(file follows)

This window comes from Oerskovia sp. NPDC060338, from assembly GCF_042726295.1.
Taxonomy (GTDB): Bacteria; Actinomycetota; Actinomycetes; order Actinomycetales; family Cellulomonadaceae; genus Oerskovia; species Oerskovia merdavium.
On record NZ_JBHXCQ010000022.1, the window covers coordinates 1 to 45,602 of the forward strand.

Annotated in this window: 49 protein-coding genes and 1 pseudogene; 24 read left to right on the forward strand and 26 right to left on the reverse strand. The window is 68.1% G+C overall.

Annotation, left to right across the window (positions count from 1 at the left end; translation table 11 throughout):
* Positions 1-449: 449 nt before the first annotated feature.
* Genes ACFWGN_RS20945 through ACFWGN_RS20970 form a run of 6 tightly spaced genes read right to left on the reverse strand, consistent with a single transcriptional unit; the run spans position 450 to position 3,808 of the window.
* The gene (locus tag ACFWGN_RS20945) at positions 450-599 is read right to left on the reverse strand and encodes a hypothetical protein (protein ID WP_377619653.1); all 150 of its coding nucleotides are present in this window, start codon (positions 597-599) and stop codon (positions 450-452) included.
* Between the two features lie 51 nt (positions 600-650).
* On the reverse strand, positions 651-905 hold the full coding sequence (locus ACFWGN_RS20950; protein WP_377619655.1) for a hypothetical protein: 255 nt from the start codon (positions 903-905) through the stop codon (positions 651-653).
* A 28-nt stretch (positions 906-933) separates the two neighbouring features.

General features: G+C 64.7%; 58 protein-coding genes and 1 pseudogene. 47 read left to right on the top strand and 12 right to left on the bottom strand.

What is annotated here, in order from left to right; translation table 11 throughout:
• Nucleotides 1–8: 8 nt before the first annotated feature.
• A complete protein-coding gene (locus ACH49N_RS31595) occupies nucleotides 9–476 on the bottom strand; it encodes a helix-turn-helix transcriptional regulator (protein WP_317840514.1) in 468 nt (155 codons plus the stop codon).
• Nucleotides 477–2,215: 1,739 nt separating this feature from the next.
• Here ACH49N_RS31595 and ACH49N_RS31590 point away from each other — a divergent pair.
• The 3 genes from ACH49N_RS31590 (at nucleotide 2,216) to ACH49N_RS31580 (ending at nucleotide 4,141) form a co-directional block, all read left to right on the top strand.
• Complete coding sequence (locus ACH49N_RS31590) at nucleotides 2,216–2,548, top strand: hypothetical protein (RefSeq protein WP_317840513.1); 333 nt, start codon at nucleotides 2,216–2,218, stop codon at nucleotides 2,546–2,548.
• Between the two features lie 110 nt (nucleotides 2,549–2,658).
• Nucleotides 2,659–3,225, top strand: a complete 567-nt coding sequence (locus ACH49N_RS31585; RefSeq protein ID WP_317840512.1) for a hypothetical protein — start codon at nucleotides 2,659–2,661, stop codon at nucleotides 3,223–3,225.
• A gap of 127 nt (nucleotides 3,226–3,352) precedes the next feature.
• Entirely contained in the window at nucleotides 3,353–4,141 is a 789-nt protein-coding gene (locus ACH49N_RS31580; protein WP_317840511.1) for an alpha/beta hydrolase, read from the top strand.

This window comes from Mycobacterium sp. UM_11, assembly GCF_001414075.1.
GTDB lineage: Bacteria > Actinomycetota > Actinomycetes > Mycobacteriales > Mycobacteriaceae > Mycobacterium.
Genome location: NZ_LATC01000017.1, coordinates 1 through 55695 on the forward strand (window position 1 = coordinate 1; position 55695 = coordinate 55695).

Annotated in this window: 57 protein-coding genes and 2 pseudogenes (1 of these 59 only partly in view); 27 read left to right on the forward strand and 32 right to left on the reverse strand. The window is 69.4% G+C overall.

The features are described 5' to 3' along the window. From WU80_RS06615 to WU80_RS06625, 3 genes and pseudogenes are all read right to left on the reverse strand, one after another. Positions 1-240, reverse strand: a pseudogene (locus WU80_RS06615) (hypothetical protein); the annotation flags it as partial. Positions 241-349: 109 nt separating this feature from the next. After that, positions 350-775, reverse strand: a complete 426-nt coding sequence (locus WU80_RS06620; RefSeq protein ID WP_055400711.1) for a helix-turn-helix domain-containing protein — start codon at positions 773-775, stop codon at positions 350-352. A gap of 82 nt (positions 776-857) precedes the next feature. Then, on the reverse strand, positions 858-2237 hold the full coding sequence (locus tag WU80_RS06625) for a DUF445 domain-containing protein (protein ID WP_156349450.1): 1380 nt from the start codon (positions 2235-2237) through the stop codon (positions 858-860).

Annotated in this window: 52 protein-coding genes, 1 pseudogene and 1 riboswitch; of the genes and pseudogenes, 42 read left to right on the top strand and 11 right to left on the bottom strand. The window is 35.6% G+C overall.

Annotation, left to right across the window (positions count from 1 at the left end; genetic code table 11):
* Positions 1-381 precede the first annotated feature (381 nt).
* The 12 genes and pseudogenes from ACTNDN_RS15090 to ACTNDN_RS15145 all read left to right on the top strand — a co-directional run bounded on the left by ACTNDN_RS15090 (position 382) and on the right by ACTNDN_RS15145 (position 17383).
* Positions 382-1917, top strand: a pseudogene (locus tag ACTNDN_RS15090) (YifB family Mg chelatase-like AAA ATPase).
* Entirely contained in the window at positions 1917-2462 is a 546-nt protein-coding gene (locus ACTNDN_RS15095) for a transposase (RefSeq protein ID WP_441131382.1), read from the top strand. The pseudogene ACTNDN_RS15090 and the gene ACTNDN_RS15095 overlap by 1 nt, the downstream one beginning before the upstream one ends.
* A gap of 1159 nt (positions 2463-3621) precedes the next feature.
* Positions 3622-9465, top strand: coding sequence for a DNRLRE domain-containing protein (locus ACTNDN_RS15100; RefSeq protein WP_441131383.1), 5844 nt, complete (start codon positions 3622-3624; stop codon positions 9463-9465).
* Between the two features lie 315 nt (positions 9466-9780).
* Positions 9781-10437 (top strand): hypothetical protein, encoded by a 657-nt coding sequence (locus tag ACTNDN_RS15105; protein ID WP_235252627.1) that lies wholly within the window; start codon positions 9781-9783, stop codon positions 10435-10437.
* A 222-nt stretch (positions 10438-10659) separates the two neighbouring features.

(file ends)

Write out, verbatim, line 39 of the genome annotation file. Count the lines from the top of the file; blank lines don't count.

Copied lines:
* A 222-nt stretch (positions 10438-10659) separates the two neighbouring features.